Mosquito Season


This has been a peculiar year temperature wise, but even though it’s cooler out the ticks and mosquitoes are still very active. With all the different diseases out there, West Nile, Zika, Eastern Equine Encephalitis, we need to protect our yards right up to the end of the season. Make sure you are not leaving any kind of water collecting containers sitting around the yard, old bird baths, tires, buckets, trash can lids, kiddie pools, etc. If you are having your yard treated professionally, finish the season off, if you are not then now is still a good time to call for treatment. Remember, pests are seasonal, and right now we are still in mosquito season.

Mosquitoes are well known by most people because of their annoying biting habit. Of greater concern, they are the most significant vector of disease in history, responsible for more human deaths than any other animal, with diseases such as West Nile virus, malaria, yellow fever, filariasis, dengue fever, and encephalitis. There are approximately 150 species of mosquitoes found in the United States and 49 different species of mosquitoes in Connecticut alone.
Mosquitoes have adapted to almost every kind of aquatic situation such as permanent ponds and marshes, temporary flood water or woodland pools, drainage ditches, and water contained in tree holes, leaves of plants, or artificial containers.
A common misconception is that mosquitoes require blood to live. Mosquitoes feed on nectar. Male mosquitoes are NOT blood drinkers at all; however, the female mosquito does require a blood-meal to lay her eggs. Once she has laid her eggs, the female will seek out more blood in order to produce more young. She continues this cycle during her entire lifespan, which is only about two weeks.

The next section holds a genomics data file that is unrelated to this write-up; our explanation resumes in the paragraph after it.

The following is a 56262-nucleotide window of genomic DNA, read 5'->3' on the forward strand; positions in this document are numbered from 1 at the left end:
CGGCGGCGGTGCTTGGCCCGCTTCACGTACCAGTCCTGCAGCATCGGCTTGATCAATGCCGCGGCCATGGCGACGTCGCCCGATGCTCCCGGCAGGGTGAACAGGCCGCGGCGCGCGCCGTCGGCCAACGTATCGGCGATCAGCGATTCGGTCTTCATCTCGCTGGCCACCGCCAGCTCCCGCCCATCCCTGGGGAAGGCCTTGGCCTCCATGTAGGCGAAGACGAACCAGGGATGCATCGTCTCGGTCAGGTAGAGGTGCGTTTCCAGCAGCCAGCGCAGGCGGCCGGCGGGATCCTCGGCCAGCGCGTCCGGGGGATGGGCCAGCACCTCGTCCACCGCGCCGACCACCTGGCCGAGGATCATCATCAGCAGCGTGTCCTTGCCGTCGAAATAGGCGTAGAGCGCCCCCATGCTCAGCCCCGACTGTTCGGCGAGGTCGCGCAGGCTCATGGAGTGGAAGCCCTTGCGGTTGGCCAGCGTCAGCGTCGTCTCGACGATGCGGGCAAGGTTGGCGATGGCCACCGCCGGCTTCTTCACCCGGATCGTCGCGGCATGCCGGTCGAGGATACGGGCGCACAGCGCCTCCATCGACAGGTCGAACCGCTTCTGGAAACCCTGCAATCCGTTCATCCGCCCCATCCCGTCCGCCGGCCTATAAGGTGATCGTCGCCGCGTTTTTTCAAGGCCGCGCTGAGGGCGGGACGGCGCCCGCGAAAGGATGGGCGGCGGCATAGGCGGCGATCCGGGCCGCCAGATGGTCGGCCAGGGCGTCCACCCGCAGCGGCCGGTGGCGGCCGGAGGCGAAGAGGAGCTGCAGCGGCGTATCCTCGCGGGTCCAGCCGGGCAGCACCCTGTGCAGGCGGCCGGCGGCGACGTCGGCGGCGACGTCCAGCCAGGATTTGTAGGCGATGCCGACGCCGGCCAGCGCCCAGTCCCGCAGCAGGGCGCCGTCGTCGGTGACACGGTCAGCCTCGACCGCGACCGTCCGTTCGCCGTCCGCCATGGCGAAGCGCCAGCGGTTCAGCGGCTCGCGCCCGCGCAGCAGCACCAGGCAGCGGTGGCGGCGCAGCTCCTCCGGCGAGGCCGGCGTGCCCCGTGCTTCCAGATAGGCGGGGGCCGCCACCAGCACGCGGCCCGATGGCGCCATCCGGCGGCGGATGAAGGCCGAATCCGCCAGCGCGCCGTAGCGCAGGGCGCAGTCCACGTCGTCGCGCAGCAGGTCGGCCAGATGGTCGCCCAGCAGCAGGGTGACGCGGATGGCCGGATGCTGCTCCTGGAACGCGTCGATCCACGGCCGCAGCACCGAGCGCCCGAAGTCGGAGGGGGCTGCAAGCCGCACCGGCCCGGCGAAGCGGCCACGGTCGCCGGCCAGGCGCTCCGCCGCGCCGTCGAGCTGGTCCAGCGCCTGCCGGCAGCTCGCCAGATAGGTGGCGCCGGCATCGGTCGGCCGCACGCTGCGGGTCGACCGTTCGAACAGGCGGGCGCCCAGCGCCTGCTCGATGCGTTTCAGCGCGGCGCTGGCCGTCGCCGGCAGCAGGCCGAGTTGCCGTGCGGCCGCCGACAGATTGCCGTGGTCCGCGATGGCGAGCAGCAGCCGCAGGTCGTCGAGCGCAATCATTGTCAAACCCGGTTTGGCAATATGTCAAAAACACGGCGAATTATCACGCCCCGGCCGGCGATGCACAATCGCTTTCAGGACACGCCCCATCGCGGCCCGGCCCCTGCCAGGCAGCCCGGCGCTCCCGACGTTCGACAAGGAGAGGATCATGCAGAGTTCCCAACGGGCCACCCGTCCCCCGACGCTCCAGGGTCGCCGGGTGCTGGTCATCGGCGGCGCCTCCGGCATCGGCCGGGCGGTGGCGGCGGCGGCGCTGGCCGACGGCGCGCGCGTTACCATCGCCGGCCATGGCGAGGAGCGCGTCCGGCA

West Nile Virus, has been an issue in other countries for centuries, but was first identified in Connecticut in 1999. The following year in an effort to learn more about West Nile Virus in Connecticut, The Department of Public Health collaborated with various other state agencies to implement Mosquito Surveillance Systems. These systems helped to track West Nile Virus infections in humans, horses, wild birds, and mosquitoes.

Eastern Equine Encephalitis, is commonly called Triple E or the Sleeping Sickness. EEE is an alphavirus (group IV virus positive sense, single-stranded RNA genome) and arbovirus (virus transmitted by arthropod vectors) able to infect vertebrates such as humans, rodents, birds, horses, and even fish. Present in North America it was first recognized in Massachusetts in 1831 when 75 horses died of encephalitic illness. The first confirmed human cases were identified in 1938 when thirty children died of encephalitis in the northeastern United States. Symptoms in humans include: high fever, muscle pain, altered mental status, meningeal irritation, photophobia, and seizures. These symptoms usually occur 3 to 10 days after the bite of an infected mosquito.

The Connecticut Agricultural Experiment Station, maintains 91 mosquito trap sites in 73 different towns in Connecticut. These sites were strategically selected using factors such as; mosquito habitat, proximity to residential areas, and historical findings related to mosquitoes. The information gathered from these sites helps guide statewide prevention as well as control measures.

Although the state of Connecticut has implemented many different strategies regarding control measures for mosquitoes, the threat is still present. As a homeowner, it’s important to know a local mosquito exterminator who is knowledgeable in both mosquito habitat, and mosquito breeding grounds to attack the problem from its source. Guardian Pest Control’s certified technicians are here to help keep you and your family safe from the #1 vector of West Nile Virus….The Mosquito.